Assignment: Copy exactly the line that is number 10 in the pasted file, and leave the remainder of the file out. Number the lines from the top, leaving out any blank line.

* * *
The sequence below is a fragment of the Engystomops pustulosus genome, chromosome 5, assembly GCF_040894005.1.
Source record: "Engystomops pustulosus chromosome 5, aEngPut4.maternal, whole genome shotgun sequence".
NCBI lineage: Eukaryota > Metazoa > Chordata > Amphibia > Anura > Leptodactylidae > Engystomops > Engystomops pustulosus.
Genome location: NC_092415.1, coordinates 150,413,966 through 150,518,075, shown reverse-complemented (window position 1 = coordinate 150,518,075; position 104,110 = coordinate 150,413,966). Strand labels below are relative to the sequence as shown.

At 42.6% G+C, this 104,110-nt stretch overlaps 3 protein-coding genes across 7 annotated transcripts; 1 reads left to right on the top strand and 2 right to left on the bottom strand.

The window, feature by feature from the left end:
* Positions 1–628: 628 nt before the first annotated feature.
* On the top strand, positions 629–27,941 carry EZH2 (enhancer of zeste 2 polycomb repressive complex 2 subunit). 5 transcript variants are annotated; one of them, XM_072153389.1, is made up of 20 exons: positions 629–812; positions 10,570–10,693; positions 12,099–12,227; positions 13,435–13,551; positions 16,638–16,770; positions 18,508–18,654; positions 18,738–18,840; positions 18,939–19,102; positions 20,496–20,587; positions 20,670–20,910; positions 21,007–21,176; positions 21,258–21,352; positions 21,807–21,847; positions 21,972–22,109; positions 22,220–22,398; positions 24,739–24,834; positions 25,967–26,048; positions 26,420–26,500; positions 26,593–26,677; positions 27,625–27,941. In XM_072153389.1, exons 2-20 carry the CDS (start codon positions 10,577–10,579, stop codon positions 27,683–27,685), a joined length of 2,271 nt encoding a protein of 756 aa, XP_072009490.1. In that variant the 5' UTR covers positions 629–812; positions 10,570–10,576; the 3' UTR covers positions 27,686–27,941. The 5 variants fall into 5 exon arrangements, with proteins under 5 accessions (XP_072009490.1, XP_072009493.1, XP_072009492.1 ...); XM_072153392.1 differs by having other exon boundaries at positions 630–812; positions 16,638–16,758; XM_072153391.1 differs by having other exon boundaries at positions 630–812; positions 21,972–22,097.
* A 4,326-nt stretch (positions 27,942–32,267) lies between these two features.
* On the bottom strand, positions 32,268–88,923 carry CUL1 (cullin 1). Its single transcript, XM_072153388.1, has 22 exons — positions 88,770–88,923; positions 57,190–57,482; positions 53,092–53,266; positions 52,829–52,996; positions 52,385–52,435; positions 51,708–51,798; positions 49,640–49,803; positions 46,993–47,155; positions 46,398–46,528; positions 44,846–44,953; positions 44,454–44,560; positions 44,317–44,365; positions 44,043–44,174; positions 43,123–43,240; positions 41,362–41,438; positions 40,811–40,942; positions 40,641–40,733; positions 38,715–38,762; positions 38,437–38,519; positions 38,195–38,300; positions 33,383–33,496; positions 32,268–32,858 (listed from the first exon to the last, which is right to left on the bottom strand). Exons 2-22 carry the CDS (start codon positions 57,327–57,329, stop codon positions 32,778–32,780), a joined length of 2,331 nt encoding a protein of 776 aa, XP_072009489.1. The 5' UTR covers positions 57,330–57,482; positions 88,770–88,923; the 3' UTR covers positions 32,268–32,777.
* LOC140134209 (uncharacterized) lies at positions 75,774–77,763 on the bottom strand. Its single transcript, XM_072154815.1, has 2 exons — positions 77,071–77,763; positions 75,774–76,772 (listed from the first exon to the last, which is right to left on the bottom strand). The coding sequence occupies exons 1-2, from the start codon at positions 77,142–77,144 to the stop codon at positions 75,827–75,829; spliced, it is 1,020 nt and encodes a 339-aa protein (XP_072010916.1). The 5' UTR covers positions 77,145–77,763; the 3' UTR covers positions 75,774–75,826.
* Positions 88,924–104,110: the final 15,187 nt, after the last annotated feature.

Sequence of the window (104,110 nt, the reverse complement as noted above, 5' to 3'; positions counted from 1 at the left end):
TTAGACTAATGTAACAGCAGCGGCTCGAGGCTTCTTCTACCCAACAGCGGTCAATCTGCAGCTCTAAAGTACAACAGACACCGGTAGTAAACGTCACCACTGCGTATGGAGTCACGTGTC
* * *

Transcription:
* On the bottom strand, positions 32,268–88,923 carry CUL1 (cullin 1). Its single transcript, XM_072153388.1, has 22 exons — positions 88,770–88,923; positions 57,190–57,482; positions 53,092–53,266; positions 52,829–52,996; positions 52,385–52,435; positions 51,708–51,798; positions 49,640–49,803; positions 46,993–47,155; positions 46,398–46,528; positions 44,846–44,953; positions 44,454–44,560; positions 44,317–44,365; positions 44,043–44,174; positions 43,123–43,240; positions 41,362–41,438; positions 40,811–40,942; positions 40,641–40,733; positions 38,715–38,762; positions 38,437–38,519; positions 38,195–38,300; positions 33,383–33,496; positions 32,268–32,858 (listed from the first exon to the last, which is right to left on the bottom strand). Exons 2-22 carry the CDS (start codon positions 57,327–57,329, stop codon positions 32,778–32,780), a joined length of 2,331 nt encoding a protein of 776 aa, XP_072009489.1. The 5' UTR covers positions 57,330–57,482; positions 88,770–88,923; the 3' UTR covers positions 32,268–32,777.